Letnick: Look after your aching joints

Arthritis causes pain, stiffness and swelling and over time, the joint can become severely damaged.

We expect a lot from our bodies, and sometimes the smallest parts are the unsung heroes of our day-to-day mobility.

Our joints are a good example. They are parts of the body that often don’t get enough attention—not only for their importance but also in terms of how we manage them.

As HealthLink B.C. explains, joints occur where at least two bones meet and they allow the bones to move with respect to one another.

The elbow, for instance, is the joint between the one upper and two lower bones of the arm.

It allows for safe, smooth and efficient repeated movement between the bones.

Joints are made up of several parts including cartilage, muscles, ligaments, joint fluid and bursa—and each one is needed to allow the joint to function properly.

The elbow, for instance, is the joint between the one upper and two lower bones of the arm.

It allows for safe, smooth and efficient repeated movement between the bones.

Joints are made up of several parts including cartilage, muscles, ligaments, joint fluid and bursa—and each one is needed to allow the joint to function properly.

Joints can be damaged by many types of injuries or diseases including arthritis, bursitis and dislocations.

Arthritis, an inflammation of a joint, is fairly common but not well-understood.

There are different types of arthritis with causes as varied as genetics, previous injury, excess weight, virus, and more.

Arthritis causes pain, stiffness, and swelling and over time, the joint can become severely damaged.

The Arthritis Society notes there are more than 650,000 men, women and children living with arthritis in the B.C. and Yukon region.

Given that statistic, I felt it was timely to hold a community health forum on joint health featuring three informative speakers.

That upcoming public forum will be Tuesday, Nov. 10, from 7 to 9 p.m., in room H115 of the Health Education Building at Okanagan College.

The forum will offer some insights from health professionals on how better to look after our joints. Admission is free, and no registration is required.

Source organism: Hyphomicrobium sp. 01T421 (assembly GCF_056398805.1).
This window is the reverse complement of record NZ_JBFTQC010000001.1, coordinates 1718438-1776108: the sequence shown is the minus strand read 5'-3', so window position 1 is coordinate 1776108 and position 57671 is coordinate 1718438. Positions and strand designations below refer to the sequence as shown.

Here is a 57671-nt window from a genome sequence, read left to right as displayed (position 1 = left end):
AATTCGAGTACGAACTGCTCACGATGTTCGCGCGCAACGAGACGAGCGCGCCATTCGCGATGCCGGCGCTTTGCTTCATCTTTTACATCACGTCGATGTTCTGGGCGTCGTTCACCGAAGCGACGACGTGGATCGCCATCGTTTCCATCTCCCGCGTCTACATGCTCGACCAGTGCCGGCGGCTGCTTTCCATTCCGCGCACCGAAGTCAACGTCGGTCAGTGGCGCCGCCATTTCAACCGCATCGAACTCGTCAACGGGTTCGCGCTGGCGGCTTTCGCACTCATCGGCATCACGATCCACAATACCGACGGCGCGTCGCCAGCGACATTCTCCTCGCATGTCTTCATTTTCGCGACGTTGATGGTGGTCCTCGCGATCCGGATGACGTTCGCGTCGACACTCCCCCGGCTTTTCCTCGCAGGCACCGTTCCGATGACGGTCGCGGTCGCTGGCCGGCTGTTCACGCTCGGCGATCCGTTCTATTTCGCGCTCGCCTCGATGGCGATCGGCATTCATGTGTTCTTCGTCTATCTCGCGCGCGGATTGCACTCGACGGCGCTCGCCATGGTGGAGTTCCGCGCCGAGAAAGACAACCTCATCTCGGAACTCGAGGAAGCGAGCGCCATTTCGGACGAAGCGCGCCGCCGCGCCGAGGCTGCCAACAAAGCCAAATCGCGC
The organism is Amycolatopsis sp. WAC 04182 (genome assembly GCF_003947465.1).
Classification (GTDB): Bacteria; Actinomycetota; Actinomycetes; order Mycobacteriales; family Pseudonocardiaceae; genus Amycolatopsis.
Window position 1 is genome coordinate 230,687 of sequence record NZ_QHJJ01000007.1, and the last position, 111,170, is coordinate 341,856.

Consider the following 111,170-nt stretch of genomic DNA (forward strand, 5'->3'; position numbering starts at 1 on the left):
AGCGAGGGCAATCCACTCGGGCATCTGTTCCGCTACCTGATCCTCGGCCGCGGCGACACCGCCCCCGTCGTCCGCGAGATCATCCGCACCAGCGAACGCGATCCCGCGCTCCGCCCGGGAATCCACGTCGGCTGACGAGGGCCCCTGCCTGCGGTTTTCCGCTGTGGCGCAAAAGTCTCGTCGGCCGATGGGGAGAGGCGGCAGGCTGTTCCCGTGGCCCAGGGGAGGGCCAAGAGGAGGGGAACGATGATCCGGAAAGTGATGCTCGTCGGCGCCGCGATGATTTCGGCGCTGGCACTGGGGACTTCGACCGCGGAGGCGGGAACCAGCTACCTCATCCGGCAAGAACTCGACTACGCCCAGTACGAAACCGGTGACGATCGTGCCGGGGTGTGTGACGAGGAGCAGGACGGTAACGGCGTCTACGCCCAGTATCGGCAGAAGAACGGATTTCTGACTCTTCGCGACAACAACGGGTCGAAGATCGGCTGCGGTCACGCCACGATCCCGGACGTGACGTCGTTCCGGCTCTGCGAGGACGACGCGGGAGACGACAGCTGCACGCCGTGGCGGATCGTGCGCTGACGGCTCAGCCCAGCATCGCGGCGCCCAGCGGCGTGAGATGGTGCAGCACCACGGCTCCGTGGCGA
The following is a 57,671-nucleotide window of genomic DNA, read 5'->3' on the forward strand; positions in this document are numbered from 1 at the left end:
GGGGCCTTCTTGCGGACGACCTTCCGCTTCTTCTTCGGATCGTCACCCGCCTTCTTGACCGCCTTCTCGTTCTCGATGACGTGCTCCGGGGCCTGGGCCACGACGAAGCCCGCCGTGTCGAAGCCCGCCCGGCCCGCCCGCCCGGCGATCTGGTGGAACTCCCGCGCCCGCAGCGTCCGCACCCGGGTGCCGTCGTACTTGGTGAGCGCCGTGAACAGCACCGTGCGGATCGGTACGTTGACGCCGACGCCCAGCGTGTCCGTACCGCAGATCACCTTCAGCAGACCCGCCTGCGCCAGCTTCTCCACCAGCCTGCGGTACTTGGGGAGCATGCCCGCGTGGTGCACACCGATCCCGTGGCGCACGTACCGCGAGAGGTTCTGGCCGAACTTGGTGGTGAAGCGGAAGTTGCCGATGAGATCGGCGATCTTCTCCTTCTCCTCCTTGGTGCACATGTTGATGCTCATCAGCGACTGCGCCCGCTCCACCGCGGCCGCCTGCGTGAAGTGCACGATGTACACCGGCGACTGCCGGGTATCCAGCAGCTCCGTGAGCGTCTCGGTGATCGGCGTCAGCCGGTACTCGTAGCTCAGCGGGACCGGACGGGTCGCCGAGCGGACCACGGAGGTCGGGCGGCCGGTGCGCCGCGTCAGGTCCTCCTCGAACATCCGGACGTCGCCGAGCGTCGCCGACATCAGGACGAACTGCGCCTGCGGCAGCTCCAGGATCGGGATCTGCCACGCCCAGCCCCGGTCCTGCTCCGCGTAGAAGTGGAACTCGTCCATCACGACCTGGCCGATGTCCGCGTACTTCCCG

Among the guest speakers will be Norm Hanso, who  works in Kelowna General Hospital’s physiotherapy department, and has been the Professional Practice Lead for Physiotherapy since 2012. He will speak to health care for acute flair-ups and general joint wellness.

Heidi Howay has been the patient care coordinator of the Arthroplasty Surgical Optimization Clinic for Interior Health  since 2008. She will speak to promote health literacy, patient self-management and action planning, establishing continuity of care, and limiting post-operative complications.

Megan Smaha will speak from the heart about her experience with inflammatory arthritis, which forced to leave her job as a Registered Nurse with the B.C. Cancer Agency.

After a number of surgeries, she turned to the Arthritis Society’s Kelowna office to learn strategies to help control her chronic pain while adjusting to her new life as a patient rather than a nurse.

This volunteer speaker has been leading workshops since 2009 and enjoys being able to help others explore self-management techniques to support their medical care.

The B.C. and Yukon Division of the Arthritis Society has three regional learning centres located throughout the province, stocked with resources on arthritis and wellness-related topics which can be borrowed for up to three weeks at a time.

The local Interior regional office can be found at 260A-1855 Kirschner Rd. in Kelowna or by calling 250-868-8643.

 

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